If our DNA is the essence, the blueprint, of what we are as human beings, then it may be time for a bit of a rethink. Just 2% of our DNA codes for proteins that assemble and maintain our bodies. Of the noncoding DNA, a whopping 45% of isn’t of animal origin at all. It’s viral, and it has been with us for a very long time.
Endogenous retroviruses (ERV) have been hiding in our genomes for millions of years doing what DNA does best – replicate. As survival strategies go, being a dormant virus in another creature’s genome is pretty solid. However, as time goes by, DNA shifts and breaks while preferentially maintaining the useful regions (like our 2% of coding DNA) and mutilating the noncoding regions. ERV DNA should, after all this time hiding in our genomes, be completely useless by now, shuffled ever closer into an oblivion of tandem repeats and useless features from so many generations of meiotic cell division. So, why is about 8% of our DNA very obviously identified as ERV? And, more importantly, what is it doing?
[caption id="attachment_116" align="alignleft" width="590"] HIV (green) attacking a lymphocyte. Photo credit: C. Goldsmith, P. Feorino, E. L. Palmer, W. R. McManus, CDC. CC2.0[/caption]
When we think of the term “retrovirus”, HIV is usually the first thing to spring to mind. Disease causing viruses, retroviruses invade cells and can insert themselves into the DNA. If this occurs in a cell involved in sexual reproduction, like a sperm or an egg, then the virus can be passed on to the next generation hidden among the parental DNA.
A new study published in Science from researchers at the University of Texas Southwestern Medical Center and the Karolinska Institutet in Stockholm suggests that ERVs play an important immunological role in humans.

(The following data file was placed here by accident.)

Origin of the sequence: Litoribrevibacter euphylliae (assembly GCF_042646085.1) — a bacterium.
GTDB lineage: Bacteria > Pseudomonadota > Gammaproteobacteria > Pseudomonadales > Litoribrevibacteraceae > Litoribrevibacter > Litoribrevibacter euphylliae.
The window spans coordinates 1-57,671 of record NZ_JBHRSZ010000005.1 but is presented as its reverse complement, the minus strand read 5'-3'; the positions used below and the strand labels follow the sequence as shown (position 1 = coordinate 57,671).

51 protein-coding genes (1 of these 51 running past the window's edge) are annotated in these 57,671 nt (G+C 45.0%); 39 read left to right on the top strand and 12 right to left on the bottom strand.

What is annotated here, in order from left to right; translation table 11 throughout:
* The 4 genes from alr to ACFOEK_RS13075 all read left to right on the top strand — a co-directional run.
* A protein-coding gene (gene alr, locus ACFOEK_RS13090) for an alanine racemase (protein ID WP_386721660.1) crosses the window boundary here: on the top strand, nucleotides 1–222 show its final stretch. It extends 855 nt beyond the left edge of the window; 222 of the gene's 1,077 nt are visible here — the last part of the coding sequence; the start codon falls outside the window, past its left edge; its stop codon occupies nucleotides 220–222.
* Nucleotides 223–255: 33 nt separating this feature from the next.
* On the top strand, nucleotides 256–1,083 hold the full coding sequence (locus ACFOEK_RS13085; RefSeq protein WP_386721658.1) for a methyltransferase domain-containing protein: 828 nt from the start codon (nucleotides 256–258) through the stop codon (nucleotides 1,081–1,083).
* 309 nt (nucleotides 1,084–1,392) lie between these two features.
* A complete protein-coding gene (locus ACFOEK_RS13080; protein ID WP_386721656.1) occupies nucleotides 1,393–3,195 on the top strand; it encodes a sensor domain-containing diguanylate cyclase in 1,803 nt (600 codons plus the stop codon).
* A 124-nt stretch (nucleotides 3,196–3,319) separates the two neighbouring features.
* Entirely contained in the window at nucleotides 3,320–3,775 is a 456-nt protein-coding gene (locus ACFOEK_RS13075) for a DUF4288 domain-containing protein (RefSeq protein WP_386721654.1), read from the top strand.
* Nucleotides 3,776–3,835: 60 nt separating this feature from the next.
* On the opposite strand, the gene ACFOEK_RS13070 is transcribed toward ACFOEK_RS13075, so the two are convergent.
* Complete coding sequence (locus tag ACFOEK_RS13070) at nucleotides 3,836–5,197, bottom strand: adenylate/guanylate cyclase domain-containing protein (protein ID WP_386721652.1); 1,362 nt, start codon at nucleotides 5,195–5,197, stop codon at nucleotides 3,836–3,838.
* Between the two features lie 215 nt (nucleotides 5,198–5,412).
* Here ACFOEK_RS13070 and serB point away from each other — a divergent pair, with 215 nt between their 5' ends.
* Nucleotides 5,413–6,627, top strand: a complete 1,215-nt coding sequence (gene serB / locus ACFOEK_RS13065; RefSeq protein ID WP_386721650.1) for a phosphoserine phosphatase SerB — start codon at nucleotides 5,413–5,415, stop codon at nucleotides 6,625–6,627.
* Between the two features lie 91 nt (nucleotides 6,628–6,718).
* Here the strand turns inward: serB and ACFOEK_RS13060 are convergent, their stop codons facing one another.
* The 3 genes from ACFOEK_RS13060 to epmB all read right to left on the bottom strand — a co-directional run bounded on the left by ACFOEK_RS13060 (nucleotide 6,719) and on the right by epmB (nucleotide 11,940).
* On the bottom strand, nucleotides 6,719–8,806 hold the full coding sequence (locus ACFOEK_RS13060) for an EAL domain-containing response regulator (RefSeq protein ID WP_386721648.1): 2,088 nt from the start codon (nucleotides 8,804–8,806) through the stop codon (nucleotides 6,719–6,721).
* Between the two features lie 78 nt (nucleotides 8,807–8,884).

They found that ERV DNA is expressed in B cells activated by common bacterial and viral pathogens. B cells are a type of white blood cell of the immune system and are involved in producing antibodies. In activated B cells, the ERV is first expressed as RNA. This RNA is recognised by a protein called RIG-I, which recognises the ERV RNA as not being human. Some of the ERV RNA will be converted to DNA during this process, and another protein in the B cell, cGAS, will recognise that as being non-human DNA.
RIG-I and cGAS signal other proteins in the B cell, telling it to remain active and allowing it to multiply and produce antibodies against the original threat that triggered the activation of the B cell in the first place. This is the first known incidence of ERV playing a beneficial role in the human immune system.
Dr Zhijian "James" Chen, author on the study, said “These findings suggest that both the RNA and DNA sensing pathways play an important role in detecting ERV and activating adaptive immune responses.”
This beneficial response may explain why ERVs haven’t all been lost in our genomes, despite millennia of cohabiting with our coding DNA. Dr Gunilla Karlsson Hedestam of the Karolinska Institutet adds, “Once retroviruses have become part of the host germline, they are subject to selection for beneficial effects just like any other part of the genome, and their ability to activate an innate immune response seems to have been utilized to the benefit of the host.”
It remains to be seen whether this is an isolated incident of helpful junk DNA, but certainly given the vast amount of DNA “spare parts” floating around in our genome it stands to reason that much of it still serves a purpose.